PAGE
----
One of the hottest topics now in China is the fast rising wage of migrant workers. The recent news came that wage in China’s manufacturing sector nearly on par with Mexico.
China’s manufacturing wages nearly doubled during 2003–2008, while wages went up just 25 % in Mexico. The average wage of a Chinese manufacturing worker in 2002 was less than half the average wage paid to his or her Mexican counterpart. That difference narrowed to just 20 % by 2008. Singapore-based electronics-maker Flextronics re-ports that China’s current wage levels already match Mexican levels. This is due in part to the fact that Mexican wage growth has stalled since 2007.
Chinese manufacturing sector wages have risen 24–30 % this year, partly in response to strikes. Despite higher wage costs, China still offers substantially cheaper production opportunities than the US or Europe, and has a huge and burgeoning domestic market. If Chinese real wages continue to rise sharply, it is likely companies will continue to move production inland from coastal southern China to take advantage of lower production costs. International companies could also seek production opportunities in countries that offer a superior cost advantage to China.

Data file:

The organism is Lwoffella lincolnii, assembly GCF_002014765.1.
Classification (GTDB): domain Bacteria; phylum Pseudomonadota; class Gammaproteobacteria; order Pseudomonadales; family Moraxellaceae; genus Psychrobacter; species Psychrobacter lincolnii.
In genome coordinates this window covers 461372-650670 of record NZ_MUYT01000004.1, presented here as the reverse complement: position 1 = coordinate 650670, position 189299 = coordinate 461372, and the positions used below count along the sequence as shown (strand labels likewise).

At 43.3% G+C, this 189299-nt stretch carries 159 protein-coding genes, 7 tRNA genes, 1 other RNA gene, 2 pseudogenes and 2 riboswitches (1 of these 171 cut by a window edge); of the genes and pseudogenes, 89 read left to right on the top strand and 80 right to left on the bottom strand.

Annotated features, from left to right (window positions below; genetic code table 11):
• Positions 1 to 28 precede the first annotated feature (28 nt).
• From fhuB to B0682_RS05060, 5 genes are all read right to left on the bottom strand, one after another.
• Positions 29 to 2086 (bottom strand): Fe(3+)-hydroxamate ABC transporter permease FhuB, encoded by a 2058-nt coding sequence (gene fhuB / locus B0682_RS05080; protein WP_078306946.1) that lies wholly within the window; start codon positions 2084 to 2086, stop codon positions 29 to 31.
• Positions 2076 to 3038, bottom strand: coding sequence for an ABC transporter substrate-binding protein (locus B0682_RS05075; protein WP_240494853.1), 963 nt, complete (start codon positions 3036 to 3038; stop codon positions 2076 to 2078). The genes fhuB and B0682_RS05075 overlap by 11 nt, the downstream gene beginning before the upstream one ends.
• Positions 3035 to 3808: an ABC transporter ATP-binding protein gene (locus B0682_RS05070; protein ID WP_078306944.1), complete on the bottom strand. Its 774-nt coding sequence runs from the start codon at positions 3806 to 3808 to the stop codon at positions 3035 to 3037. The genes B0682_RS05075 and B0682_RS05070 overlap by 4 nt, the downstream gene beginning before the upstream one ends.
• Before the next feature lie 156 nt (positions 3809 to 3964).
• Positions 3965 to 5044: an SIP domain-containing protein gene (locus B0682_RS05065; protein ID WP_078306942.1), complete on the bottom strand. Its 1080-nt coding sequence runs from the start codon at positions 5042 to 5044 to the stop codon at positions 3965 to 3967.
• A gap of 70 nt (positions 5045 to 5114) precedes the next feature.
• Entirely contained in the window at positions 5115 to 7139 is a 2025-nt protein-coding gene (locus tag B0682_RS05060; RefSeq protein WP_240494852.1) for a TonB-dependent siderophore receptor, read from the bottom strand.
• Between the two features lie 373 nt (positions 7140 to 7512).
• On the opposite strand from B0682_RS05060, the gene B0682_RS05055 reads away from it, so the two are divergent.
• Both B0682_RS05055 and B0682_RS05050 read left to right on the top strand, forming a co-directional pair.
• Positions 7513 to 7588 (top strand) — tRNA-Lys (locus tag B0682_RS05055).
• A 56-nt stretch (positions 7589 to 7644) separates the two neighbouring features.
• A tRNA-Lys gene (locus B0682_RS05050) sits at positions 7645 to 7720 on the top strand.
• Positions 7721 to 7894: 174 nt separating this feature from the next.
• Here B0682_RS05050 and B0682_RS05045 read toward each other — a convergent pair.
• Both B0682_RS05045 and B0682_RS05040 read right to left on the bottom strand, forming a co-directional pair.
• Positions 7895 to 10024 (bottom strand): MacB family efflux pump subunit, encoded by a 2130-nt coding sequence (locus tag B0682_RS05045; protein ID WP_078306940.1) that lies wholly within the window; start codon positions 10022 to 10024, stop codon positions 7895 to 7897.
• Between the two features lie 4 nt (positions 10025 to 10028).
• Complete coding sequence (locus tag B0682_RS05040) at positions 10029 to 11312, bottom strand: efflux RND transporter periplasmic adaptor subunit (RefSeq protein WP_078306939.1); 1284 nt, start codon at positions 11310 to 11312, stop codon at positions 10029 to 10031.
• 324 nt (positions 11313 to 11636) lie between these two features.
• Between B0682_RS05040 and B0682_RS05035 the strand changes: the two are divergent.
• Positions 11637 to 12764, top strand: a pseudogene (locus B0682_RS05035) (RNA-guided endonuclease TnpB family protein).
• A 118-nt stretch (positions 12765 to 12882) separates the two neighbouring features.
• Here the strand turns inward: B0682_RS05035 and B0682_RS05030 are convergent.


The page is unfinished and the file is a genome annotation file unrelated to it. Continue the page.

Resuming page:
However, the significance of China’s domestic market for foreign companies operating in China is important. A survey by the American Chamber of Commerce in China found that over half of US firms in China operate solely to serve China’s domestic market. Only a fifth of firms reported they were in China primarily for export reasons.
I have dealt with the same issue a few times in the past, such as post here, and here. In my view, the rising wage is not to be afraid of – most people are worrying about China losing its competitive edge to other developing countries. However, the development experience of most East Asian countries proves that the rising wage is a great force to incentivize firms to upgrade their technology and pushes the country out of its current low-value-added industries, into the industries with more technological component. This is good news for both Chinese workers and China's long term growth.
Fan Gang, professor of economics at Beijing University holds the similar view. He even doubts the supply of cheap labor has been drained out. There were many factors in the past few years that have had impacts on the supply of Chinese migrant workers. Here I list a few, 1) agricultural subsidies; 2) sharply increasing investment in western provinces; 3) the effect of one-child policy started to play; 4) a positive income shock from selling land to governments and real estate developers and coincides with Chinese housing bubble.
Economist Magazine also runs a similar analysis. Here I include a couple of interesting charts.